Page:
Wendi Gelfound

Steeped in myth and legend, the ancient springs at Ojo Caliente Mineral Springs Resort & Spa, 60 miles north of Santa Fe in Ojo Caliente, New Mexico, have been a gathering place and source of healing for thousands of years. The use of the waters can be traced back to the earliest human migrations in the region, when ancestors of today's Tewa tribes built large pueblos and terraced gardens overlooking the springs. Now, ruins of these ancient cities are marked by the shadows of walls and a sprinkling of potsherds. Read on...

Bill Lally

Green initiatives have become widespread across the hospitality market, often denoted from a sign that kindly asks guests to reuse your towels or use less water. These are small steps that hotels can take, but new technologies are making large-scale sustainability programs possible. This next wave is about more than material conservation; now the whole building is starting to get smarter through design, automation systems, sensor technologies and a fully integrated guest experience. One of the first aspects that hotels consider when going green is the materials for the décor as part of the branding and custom experience. Read on...

Tara Hammond

The United Nations designated 2017 as the International Year of Sustainable Tourism for Development to support a change in policies, business practices and consumer behavior towards a more sustainable tourism sector. But how will those of us whose purpose it is to innovate and drive change in corporate social responsibility affect change among consumer behavior? It is not enough to just implement policies and practices. Communicating our actions to guests is the key to inspiring change in everyday behaviors. The United Nations designation provides a platform to communicate the great programs and initiatives happening all over the world, especially within sustainable sourcing. Read on...

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Coming up in January 2018...

Mobile Technology: Relentless Innovation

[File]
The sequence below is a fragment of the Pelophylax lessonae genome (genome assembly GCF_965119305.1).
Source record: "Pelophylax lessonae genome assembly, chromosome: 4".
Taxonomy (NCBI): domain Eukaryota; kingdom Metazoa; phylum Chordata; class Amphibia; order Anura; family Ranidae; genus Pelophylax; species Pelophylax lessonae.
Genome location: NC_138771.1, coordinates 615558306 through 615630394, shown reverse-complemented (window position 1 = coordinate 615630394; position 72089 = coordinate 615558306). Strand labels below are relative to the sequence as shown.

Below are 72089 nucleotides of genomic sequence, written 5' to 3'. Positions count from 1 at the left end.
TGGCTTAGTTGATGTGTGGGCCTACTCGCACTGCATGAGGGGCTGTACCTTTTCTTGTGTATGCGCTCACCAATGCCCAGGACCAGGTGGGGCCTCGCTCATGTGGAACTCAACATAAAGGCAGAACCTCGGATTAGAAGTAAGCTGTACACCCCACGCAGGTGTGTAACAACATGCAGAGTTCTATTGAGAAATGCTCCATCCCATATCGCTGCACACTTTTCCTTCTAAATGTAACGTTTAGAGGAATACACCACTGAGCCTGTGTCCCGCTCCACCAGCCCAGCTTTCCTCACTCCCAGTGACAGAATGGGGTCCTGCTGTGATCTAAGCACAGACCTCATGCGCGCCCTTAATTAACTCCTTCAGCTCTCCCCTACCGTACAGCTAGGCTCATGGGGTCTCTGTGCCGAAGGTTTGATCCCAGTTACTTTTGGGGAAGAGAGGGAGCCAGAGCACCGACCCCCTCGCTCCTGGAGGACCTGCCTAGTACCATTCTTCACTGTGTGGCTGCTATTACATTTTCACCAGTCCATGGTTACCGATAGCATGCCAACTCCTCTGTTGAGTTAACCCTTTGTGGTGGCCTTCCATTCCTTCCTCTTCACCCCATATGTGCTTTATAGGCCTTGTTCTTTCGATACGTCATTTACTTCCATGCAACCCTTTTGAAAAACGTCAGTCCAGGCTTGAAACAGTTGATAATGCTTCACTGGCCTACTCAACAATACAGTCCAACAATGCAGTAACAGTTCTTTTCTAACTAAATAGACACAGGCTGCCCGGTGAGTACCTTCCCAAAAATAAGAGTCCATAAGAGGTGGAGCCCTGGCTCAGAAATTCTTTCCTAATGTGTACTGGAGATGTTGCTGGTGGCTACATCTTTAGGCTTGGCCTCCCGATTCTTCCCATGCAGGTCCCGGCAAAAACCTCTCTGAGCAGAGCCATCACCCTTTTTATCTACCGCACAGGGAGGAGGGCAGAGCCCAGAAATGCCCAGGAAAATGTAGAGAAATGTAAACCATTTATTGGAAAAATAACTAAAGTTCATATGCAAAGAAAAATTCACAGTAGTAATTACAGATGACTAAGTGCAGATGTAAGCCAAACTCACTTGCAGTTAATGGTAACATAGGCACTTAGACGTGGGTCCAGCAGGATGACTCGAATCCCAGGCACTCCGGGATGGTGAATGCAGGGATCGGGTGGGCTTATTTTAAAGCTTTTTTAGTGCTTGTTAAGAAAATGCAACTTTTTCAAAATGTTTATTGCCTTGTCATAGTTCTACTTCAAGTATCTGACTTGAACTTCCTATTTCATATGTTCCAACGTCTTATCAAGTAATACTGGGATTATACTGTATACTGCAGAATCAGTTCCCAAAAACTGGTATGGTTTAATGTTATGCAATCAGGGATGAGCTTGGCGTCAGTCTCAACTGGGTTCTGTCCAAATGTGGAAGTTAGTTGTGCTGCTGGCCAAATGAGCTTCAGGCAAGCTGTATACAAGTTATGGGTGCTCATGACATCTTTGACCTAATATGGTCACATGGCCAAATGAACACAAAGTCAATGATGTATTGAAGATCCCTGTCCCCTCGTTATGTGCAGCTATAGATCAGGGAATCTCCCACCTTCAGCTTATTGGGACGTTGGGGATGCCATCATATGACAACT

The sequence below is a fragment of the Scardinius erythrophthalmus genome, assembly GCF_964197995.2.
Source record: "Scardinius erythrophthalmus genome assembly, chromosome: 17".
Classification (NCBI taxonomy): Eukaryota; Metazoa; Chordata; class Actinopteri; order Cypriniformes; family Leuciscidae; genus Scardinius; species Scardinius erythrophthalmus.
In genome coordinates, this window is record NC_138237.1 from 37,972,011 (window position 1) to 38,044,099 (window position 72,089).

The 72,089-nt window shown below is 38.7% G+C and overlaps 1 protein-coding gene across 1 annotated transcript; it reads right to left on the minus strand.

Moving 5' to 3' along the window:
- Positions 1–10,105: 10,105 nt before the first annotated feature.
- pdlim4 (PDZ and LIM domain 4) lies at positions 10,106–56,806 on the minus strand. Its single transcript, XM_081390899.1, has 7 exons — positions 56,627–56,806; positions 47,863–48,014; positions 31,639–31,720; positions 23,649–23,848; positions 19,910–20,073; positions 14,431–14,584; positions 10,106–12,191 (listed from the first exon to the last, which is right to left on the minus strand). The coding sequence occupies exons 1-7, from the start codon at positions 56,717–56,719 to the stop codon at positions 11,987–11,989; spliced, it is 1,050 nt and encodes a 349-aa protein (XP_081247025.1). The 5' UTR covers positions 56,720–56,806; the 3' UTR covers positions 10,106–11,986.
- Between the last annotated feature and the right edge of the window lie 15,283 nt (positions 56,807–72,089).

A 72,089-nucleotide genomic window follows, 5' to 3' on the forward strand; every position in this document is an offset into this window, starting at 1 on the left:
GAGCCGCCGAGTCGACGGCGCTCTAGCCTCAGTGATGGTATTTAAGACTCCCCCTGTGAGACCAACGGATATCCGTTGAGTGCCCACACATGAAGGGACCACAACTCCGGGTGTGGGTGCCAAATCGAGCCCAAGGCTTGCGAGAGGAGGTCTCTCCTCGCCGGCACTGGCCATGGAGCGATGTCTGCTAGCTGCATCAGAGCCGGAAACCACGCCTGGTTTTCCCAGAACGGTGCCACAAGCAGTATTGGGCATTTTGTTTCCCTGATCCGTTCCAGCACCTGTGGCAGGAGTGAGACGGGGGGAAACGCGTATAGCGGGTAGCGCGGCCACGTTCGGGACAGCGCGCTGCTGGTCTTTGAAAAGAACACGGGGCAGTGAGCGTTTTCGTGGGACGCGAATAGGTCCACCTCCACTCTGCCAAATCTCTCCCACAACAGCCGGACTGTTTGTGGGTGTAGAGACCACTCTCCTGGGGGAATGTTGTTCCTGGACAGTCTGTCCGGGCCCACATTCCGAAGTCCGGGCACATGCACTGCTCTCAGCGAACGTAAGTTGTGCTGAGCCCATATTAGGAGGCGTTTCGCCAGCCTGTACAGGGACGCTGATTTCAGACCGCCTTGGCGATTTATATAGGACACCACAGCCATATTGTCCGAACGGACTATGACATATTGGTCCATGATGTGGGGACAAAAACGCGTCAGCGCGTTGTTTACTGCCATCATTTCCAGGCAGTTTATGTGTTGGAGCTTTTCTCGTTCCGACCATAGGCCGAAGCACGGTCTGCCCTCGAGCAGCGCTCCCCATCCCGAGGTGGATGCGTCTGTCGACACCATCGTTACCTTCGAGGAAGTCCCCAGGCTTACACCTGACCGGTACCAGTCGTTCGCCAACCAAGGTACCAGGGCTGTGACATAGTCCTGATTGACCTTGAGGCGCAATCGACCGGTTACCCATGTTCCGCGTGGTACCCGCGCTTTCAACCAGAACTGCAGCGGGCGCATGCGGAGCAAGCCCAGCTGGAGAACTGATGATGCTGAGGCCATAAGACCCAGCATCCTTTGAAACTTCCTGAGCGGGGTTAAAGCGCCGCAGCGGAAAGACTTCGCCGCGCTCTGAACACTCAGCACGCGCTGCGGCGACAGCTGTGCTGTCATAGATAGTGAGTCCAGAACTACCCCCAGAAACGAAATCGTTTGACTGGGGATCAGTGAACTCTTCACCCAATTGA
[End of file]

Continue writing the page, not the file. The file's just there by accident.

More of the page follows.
Technology has become a crucial component in attracting and retaining hotel guests, and the need to enhance a guest’s technology experience is driving a relentless pace of innovation. To meet and exceed guest expectations, 54% of hotels will spend more on technology in 2018, and mobile solutions in particular will top the list of capital investments. Many hotels are integrating mobile booking, mobile keys, mobile payments and mobile check-in into their operations. Other hotels are emphasizing the in-room experience, boosting bandwidth and upgrading flat screen TVs to more easily interface with guest mobile devices. And though not yet mainstream, there are many exciting technology developments on the near horizon. The Internet of Things (loT) is taking form in some places, and can be found in guest room control systems, voice activation systems, and in wearable sensors that can be used for access and payment options. Virtual reality headsets are available at some hotels so guests can enjoy virtual trips to exotic locations or if off-property, preview conference facilities and guest rooms. How long will it be before a hotel employs a fleet of robots for room service, or utilizes a hologram as a concierge, or installs gesture-controlled walls that feature interactive digital displays? Some hotels are already using augmented reality for translation services, or interactive wall maps, or even virtual décor. This pace of innovation is challenging property owners and brands to stay on top of the latest technology trends while still addressing current projects. The January Hotel Business Review will explore what some hotels are doing to maximize their opportunities in the mobile technology space.